Falls can turn a fun day on the slopes into a medical emergency requiring rescue.
The winter offers a unique and exciting playground for a variety of activities. From skiing and snowboarding to hockey and ice fishing the choices are many. While the fun is real, so are the unique dangers that come with winter activities. Before you head out into the winter wonderland, understand the dangers that go with the day.
Hypothermia is a medical emergency that occurs when your body loses heat faster than it can produce heat, causing a dangerously low body temperature. The condition can be aggravated further if the victim is wet. Many people do not know that hypothermia can occur in temperatures as high as 50 degrees Fahrenheit. As the body loses heat, you will begin to shiver uncontrollably. You will eventually lose cognitive functions and the ability to think clearly. As it progresses, your heart, nervous system and other organs can’t work normally. Left untreated, hypothermia can eventually lead to complete failure of your heart and respiratory system and even death. Hypothermia is a major cause of death during outdoor recreational activities.
Many of our winter activities take place on the ice. However, frozen lakes and streams have the potential to collapse and drop people into frigid, life-threatening water. Injuries and death from an ice collapse are caused by hypothermia and drowning; when people fall though the ice there is a physiological shock that occurs because of the cold water. This can cause panic in some and dangerous heart responses in others. Unless you pull yourself out or are rescued quickly, you are in very serious danger. Know and respect ice thickness guidelines and never walk on unknown ice.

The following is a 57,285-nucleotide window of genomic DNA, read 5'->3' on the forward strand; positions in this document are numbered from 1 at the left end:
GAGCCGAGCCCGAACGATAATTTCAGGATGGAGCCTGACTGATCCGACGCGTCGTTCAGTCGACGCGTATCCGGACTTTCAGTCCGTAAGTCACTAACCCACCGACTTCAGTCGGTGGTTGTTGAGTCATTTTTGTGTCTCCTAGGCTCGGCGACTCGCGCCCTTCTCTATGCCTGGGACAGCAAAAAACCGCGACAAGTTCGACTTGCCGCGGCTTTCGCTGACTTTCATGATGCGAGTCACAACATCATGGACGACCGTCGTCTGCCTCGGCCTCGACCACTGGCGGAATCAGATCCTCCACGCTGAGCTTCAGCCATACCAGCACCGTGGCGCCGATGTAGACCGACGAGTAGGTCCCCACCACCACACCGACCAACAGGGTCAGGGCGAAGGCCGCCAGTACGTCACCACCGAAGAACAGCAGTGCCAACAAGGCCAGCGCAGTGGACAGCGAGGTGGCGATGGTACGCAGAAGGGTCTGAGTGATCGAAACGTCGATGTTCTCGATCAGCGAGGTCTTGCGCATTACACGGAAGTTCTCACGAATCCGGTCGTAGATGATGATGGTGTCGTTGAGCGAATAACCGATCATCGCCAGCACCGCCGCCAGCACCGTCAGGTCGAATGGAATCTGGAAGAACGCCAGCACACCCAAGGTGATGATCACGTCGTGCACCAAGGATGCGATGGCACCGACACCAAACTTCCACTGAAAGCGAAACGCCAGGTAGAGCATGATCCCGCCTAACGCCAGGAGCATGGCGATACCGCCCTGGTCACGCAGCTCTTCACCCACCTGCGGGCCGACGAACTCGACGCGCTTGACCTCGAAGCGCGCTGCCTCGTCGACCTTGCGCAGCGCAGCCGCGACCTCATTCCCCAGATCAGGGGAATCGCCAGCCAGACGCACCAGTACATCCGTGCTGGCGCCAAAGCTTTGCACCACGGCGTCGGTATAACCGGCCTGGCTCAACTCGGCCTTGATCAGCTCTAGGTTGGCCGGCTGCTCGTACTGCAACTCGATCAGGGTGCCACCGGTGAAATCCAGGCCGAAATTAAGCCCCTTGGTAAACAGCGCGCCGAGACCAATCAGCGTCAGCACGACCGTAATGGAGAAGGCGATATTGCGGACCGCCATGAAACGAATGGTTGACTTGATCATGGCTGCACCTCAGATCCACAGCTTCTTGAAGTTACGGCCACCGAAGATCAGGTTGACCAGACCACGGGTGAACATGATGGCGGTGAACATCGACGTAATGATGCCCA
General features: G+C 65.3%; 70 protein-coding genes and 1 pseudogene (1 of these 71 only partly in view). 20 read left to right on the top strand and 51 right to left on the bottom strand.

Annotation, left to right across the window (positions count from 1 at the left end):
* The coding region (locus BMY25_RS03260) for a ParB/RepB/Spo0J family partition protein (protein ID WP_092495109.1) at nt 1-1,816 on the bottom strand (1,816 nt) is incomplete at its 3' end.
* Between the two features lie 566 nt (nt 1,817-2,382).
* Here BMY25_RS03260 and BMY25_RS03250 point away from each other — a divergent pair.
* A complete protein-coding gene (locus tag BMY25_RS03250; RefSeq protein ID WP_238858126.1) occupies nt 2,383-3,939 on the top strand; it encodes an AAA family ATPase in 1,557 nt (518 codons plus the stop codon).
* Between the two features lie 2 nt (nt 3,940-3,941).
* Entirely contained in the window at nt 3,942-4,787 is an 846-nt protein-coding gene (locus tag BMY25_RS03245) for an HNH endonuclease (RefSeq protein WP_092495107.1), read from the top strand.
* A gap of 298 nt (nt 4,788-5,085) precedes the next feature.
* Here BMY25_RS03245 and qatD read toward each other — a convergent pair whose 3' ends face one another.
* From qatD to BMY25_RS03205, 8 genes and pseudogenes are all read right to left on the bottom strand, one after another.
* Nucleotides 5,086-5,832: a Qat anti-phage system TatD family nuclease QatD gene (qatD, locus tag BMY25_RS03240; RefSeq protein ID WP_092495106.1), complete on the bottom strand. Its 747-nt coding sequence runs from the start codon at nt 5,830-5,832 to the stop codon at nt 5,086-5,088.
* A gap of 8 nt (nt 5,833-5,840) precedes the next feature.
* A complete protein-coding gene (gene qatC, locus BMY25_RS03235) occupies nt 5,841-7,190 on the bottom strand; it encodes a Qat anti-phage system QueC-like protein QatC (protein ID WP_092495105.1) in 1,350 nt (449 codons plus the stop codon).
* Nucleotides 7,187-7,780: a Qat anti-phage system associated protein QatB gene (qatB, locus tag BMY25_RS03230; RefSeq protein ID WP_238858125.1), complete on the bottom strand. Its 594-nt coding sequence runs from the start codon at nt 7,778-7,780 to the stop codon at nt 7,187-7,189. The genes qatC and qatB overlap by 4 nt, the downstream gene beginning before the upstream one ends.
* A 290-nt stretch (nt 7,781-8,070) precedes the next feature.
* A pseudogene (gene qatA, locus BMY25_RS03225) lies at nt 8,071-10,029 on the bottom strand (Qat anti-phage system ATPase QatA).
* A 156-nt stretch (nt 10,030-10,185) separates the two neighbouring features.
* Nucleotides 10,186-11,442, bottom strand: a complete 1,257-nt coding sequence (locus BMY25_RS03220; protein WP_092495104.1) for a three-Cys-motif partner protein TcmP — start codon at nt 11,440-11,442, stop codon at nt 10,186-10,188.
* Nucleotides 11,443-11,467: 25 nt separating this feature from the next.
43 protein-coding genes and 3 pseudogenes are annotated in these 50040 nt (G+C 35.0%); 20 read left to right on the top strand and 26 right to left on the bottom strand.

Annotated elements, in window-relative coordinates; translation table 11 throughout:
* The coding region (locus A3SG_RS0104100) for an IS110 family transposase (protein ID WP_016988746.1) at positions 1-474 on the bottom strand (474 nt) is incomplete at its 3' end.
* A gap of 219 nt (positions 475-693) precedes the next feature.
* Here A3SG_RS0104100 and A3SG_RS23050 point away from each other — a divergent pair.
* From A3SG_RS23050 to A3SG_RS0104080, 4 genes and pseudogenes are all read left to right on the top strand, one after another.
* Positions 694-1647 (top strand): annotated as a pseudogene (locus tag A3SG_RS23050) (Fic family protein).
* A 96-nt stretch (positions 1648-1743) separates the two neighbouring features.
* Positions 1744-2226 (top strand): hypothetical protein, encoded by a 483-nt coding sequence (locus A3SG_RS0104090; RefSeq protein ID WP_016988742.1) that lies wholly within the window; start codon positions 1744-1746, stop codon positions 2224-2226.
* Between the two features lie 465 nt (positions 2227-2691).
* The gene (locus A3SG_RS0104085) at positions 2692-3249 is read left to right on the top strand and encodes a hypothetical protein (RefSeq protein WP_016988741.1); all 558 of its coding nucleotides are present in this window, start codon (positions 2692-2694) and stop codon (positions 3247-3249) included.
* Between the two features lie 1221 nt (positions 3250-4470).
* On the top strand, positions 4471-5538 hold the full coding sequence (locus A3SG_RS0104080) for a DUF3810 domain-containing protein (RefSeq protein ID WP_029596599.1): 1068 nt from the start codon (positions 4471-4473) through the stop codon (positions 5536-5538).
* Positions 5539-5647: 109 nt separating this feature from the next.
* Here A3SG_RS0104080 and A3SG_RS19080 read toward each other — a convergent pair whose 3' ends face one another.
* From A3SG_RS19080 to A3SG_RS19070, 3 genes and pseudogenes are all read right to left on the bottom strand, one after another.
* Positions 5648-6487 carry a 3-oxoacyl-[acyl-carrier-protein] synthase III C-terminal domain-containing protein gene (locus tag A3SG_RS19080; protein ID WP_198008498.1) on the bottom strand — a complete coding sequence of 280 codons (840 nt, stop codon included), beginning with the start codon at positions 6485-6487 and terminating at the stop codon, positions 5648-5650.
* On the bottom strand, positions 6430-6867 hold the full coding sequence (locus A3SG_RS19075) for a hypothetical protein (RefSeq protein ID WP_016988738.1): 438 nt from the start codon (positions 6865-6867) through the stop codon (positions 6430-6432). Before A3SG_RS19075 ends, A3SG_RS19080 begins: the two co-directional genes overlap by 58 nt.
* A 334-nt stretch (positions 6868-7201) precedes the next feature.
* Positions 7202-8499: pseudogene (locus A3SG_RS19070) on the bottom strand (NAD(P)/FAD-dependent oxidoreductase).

Winter sports falls can be tragic. According to Dr. Mike Langran, a leading authority on snow sports injury and prevention, while not considered extremely dangerous, skiing does pose some serious risks. “With regard to fatalities, in the U.S. during the past 10 years, about 41.5 people have died skiing/snowboarding per year on average. During the 2010/11 season, 47 fatalities occurred out of the 60.5 million skier/snowboarder days reported for the season.” The best advice to follow is to ski or skate within your own ability. Watch your speed and be conscious of your surroundings.
This article originally published in SURVIVOR’S EDGE® Spring 2015. Print and Digital Subscriptions to SURVIVOR’S EDGE® magazine are available here.
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